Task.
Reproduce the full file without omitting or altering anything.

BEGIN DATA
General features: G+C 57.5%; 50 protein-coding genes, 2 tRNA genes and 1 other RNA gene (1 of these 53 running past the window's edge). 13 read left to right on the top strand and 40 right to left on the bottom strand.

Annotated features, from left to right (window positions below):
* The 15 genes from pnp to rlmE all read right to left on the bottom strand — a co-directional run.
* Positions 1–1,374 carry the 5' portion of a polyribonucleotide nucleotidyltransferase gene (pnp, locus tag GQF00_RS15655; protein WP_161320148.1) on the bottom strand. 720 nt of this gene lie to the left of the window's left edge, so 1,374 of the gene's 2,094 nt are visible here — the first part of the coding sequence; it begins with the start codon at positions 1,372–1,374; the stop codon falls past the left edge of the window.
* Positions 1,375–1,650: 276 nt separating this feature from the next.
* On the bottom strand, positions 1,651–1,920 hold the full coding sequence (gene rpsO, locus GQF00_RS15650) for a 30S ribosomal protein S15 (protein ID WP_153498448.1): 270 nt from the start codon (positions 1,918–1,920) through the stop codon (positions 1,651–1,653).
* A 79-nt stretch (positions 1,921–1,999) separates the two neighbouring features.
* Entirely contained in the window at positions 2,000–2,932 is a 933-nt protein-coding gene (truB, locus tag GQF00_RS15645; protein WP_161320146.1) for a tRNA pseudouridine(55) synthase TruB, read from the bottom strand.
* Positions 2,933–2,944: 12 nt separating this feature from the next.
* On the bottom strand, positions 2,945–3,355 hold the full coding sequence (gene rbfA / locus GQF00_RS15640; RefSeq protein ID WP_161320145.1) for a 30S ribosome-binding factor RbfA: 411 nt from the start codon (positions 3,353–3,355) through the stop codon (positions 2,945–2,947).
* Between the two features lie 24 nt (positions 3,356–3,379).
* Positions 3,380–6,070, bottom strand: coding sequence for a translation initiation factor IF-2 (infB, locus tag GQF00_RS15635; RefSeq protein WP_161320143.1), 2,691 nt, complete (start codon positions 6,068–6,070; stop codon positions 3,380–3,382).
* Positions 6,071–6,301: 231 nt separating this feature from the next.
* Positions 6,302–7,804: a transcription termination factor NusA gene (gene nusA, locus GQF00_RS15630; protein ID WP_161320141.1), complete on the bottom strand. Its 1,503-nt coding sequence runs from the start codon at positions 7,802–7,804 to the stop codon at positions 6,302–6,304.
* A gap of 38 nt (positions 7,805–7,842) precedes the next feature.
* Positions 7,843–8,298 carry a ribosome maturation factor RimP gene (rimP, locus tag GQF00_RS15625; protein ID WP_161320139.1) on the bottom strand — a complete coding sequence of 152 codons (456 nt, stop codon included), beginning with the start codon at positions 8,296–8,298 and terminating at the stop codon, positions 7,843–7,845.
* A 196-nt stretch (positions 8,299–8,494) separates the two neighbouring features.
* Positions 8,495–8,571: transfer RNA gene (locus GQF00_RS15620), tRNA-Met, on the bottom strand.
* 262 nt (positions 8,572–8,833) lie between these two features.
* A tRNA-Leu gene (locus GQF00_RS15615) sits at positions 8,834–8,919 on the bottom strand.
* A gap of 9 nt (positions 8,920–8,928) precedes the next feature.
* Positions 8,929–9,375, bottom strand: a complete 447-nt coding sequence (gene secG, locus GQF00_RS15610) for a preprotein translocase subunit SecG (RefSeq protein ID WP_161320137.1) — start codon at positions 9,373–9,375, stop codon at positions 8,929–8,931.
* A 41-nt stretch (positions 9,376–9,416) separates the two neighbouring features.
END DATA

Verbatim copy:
General features: G+C 57.5%; 50 protein-coding genes, 2 tRNA genes and 1 other RNA gene (1 of these 53 running past the window's edge). 13 read left to right on the top strand and 40 right to left on the bottom strand.

Annotated features, from left to right (window positions below):
* The 15 genes from pnp to rlmE all read right to left on the bottom strand — a co-directional run.
* Positions 1–1,374 carry the 5' portion of a polyribonucleotide nucleotidyltransferase gene (pnp, locus tag GQF00_RS15655; protein WP_161320148.1) on the bottom strand. 720 nt of this gene lie to the left of the window's left edge, so 1,374 of the gene's 2,094 nt are visible here — the first part of the coding sequence; it begins with the start codon at positions 1,372–1,374; the stop codon falls past the left edge of the window.
* Positions 1,375–1,650: 276 nt separating this feature from the next.
* On the bottom strand, positions 1,651–1,920 hold the full coding sequence (gene rpsO, locus GQF00_RS15650) for a 30S ribosomal protein S15 (protein ID WP_153498448.1): 270 nt from the start codon (positions 1,918–1,920) through the stop codon (positions 1,651–1,653).
* A 79-nt stretch (positions 1,921–1,999) separates the two neighbouring features.
* Entirely contained in the window at positions 2,000–2,932 is a 933-nt protein-coding gene (truB, locus tag GQF00_RS15645; protein WP_161320146.1) for a tRNA pseudouridine(55) synthase TruB, read from the bottom strand.
* Positions 2,933–2,944: 12 nt separating this feature from the next.
* On the bottom strand, positions 2,945–3,355 hold the full coding sequence (gene rbfA / locus GQF00_RS15640; RefSeq protein ID WP_161320145.1) for a 30S ribosome-binding factor RbfA: 411 nt from the start codon (positions 3,353–3,355) through the stop codon (positions 2,945–2,947).
* Between the two features lie 24 nt (positions 3,356–3,379).
* Positions 3,380–6,070, bottom strand: coding sequence for a translation initiation factor IF-2 (infB, locus tag GQF00_RS15635; RefSeq protein WP_161320143.1), 2,691 nt, complete (start codon positions 6,068–6,070; stop codon positions 3,380–3,382).
* Positions 6,071–6,301: 231 nt separating this feature from the next.
* Positions 6,302–7,804: a transcription termination factor NusA gene (gene nusA, locus GQF00_RS15630; protein ID WP_161320141.1), complete on the bottom strand. Its 1,503-nt coding sequence runs from the start codon at positions 7,802–7,804 to the stop codon at positions 6,302–6,304.
* A gap of 38 nt (positions 7,805–7,842) precedes the next feature.
* Positions 7,843–8,298 carry a ribosome maturation factor RimP gene (rimP, locus tag GQF00_RS15625; protein ID WP_161320139.1) on the bottom strand — a complete coding sequence of 152 codons (456 nt, stop codon included), beginning with the start codon at positions 8,296–8,298 and terminating at the stop codon, positions 7,843–7,845.
* A 196-nt stretch (positions 8,299–8,494) separates the two neighbouring features.
* Positions 8,495–8,571: transfer RNA gene (locus GQF00_RS15620), tRNA-Met, on the bottom strand.
* 262 nt (positions 8,572–8,833) lie between these two features.
* A tRNA-Leu gene (locus GQF00_RS15615) sits at positions 8,834–8,919 on the bottom strand.
* A gap of 9 nt (positions 8,920–8,928) precedes the next feature.
* Positions 8,929–9,375, bottom strand: a complete 447-nt coding sequence (gene secG, locus GQF00_RS15610) for a preprotein translocase subunit SecG (RefSeq protein ID WP_161320137.1) — start codon at positions 9,373–9,375, stop codon at positions 8,929–8,931.
* A 41-nt stretch (positions 9,376–9,416) separates the two neighbouring features.